Shizuoka dishes, the pinnacle of Mount Fuji cuisine

27/05/2019   1.109  4/5 trong 3 rates 
Shizuoka dishes, the pinnacle of Mount Fuji cuisine
Shizuoka prefecture, located southwest of Tokyo, provides the perfect mix of Japanese terrain: stunning mountains, clear streams, steaming hot springs, rich agricultural land, and plenty of coastal beaches. The prefecture also has the distinction of sharing Japan’s iconic symbol Mount Fuji with Yamanashi prefecture and produces much of the country’s most popular regional Japanese cuisine. Read on to learn all about Shizuoka cuisine, the regional cuisine of Japan’s gourmet prefecture.

  • Shizuoka Green Tea

    Shizuoka Green TeaShizuoka Green Tea

    Dubbed the “Kingdom of Green Tea,” Shizuoka is one of the most famous tea producing regions in Japan (along with Uji City in Kyoto prefecture). The concept of terroir, which in French culture describes the impact of soil and location on the taste of a wine, is just as valid with green tea; and the rolling hillsides of rich soil leading up to Shizuoka’s volcanic mountains and its pure spring water are perfect for growing Japan’s quintessential beverage.

  • Kuro Hanpen (Black Fish Cake)

    Kuro Hanpen (Black Fish Cake)Kuro Hanpen (Black Fish Cake)

    Hanpen is a mild-flavored fish cake made from surimi fish paste, grated Japanese yam, and seaweed stock. It typically has a white color and comes in round, square, and triangular shapes. In Shizuoka specifically, kuro hanpen is made with mackerel and whole sardines, giving it a distinctive black or ash color. Kuro hanpen can be grilled and eaten with a mixture of ginger and soy sauce or served in oden stew.

  • Shizuoka Oden (Dark Oden)

    Shizuoka Oden (Dark Oden)Shizuoka Oden (Dark Oden)

    Oden is a popular wintertime stew in Japan, made with various ingredients like fresh daikon radishes, hard-boiled eggs, chewy chikuwa fish cakes, and savory squid balls simmered in a soy sauce and dashi fish broth. Shizuoka has its own local take on oden where the ingredients are skewered and left to simmer for a long time in a dark broth made with beef tendons. More soup is added as the liquid cooks down, accentuating the concentrated flavors of the broth and skewered fish cakes that have been simmering in it. Shizuoka oden is eaten with spicy yellow mustard and a special seasoning made of dried fish powder and powdered aonori seaweed.

  • Sakura Ebi (Sakura Shrimp)

    Sakura Ebi (Sakura Shrimp)Sakura Ebi (Sakura Shrimp)

    Sakura ebi are a tiny dried shrimp harvested in Shizuoka’s Suruga Bay. They’re named for their color, which many compare to the delicate pink of Japanese cherry blossoms. The shrimp are sun-dried through a traditional process that gives them a light, crisp texture and intensifies the savory umami flavor.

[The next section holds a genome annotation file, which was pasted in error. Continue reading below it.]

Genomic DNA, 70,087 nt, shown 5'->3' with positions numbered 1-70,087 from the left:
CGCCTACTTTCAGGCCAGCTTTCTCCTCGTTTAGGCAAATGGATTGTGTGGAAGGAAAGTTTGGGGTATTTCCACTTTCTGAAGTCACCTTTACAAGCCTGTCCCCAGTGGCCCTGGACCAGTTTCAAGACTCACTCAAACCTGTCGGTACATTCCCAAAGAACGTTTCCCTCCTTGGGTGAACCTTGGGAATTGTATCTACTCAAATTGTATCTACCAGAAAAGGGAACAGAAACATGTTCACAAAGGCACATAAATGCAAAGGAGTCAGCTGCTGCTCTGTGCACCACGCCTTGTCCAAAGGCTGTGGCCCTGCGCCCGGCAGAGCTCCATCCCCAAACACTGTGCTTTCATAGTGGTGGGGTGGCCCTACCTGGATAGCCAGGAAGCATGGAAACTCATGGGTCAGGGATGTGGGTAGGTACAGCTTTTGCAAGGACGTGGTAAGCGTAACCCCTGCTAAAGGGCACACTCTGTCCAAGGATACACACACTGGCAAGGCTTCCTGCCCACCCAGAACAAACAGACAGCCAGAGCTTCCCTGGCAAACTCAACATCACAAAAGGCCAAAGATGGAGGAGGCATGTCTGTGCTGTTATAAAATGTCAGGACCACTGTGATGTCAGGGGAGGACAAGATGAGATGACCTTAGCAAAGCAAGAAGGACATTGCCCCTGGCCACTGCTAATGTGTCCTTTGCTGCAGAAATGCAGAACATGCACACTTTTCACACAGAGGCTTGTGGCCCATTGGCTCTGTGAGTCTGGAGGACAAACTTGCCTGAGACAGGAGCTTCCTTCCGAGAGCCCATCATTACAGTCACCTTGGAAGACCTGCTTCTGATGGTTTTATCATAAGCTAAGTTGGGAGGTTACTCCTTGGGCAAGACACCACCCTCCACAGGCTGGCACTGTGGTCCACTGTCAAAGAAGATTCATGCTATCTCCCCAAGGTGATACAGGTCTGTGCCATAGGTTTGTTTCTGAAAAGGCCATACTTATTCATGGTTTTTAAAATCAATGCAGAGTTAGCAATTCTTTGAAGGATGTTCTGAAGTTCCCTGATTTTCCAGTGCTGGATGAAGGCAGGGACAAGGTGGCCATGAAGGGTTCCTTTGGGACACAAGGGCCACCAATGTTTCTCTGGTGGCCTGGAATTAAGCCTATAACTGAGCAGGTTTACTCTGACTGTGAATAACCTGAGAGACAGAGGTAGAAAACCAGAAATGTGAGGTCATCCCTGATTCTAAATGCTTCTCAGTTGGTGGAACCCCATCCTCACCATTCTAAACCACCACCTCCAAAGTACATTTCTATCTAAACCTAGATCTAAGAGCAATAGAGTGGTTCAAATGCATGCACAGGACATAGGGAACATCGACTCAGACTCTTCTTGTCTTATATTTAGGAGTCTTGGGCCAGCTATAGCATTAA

• Fujinomiya Yakisoba

    Fujinomiya YakisobaFujinomiya Yakisoba

    Currently famous across Japan is Fujinomiya yakisoba, a local dish of Fujinomiya City in Shizuoka Prefecture. Different from traditional yakisoba, Fujinomiya yakisoba is characterized by its chewy and firm texture. Most customers who eat Fujinomiya yakisoba for the first time are pleasantly surprised.

  • Mikkabi Mikan (Mikkabi Mandarin Oranges)

    Mikkabi Mikan (Mikkabi Mandarin Oranges)Mikkabi Mikan (Mikkabi Mandarin Oranges)

    Mikkabi, a town located to the west of Hamamatsu City, has a mild climate that’s perfect for growing mikan, known in the West as mandarin oranges. Mikkabi mikan are known throughout Japan as being a premium variety that’s juicy and sweet, with just the right amount of refreshing citrus acidity. They’re also very easy to peel, with a thin skin that comes off cleanly in one piece. If you visit the Hamamatsu area, be sure to stop by a Mikkabi mikan farm for a fruit-picking tour.

  • Abekawa Mochi (Mochi Rice Cakes with Roasted Soybean Flour)

    Abekawa Mochi (Mochi Rice Cakes with Roasted Soybean Flour)Abekawa Mochi (Mochi Rice Cakes with Roasted Soybean Flour)

    Abekawa mochi is one of the classic dishes of Shizuoka. This mochi (pounded rice cake) is dusted with roasted soybean flour and is characterized by its extreme softness. It could be said that Sekibeya is actually the birthplace of Abekawa mochi! The interior of this long-established restaurant contains old furniture and a raised tatami mat seating area.

  • Hamamatsu Gyoza

    Hamamatsu GyozaHamamatsu Gyoza

    Gyoza is a pan-fried dumpling made with finely minced pork, leek, and cabbage that found its way to Japan by way of China. In Shizuoka, gyoza is made Hamamatsu-style, with the dumplings arranged in a circle to fit as many dumplings as possible in the fry pan while cooking. When served, the ring of fried dumplings looks like an edible wreath. They’re eaten with a heap of moyashi bean sprouts piled high in the center of the ring.

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Nhu Dang

Nhu Dang

is member from: 22/08/2018, has 540 posts


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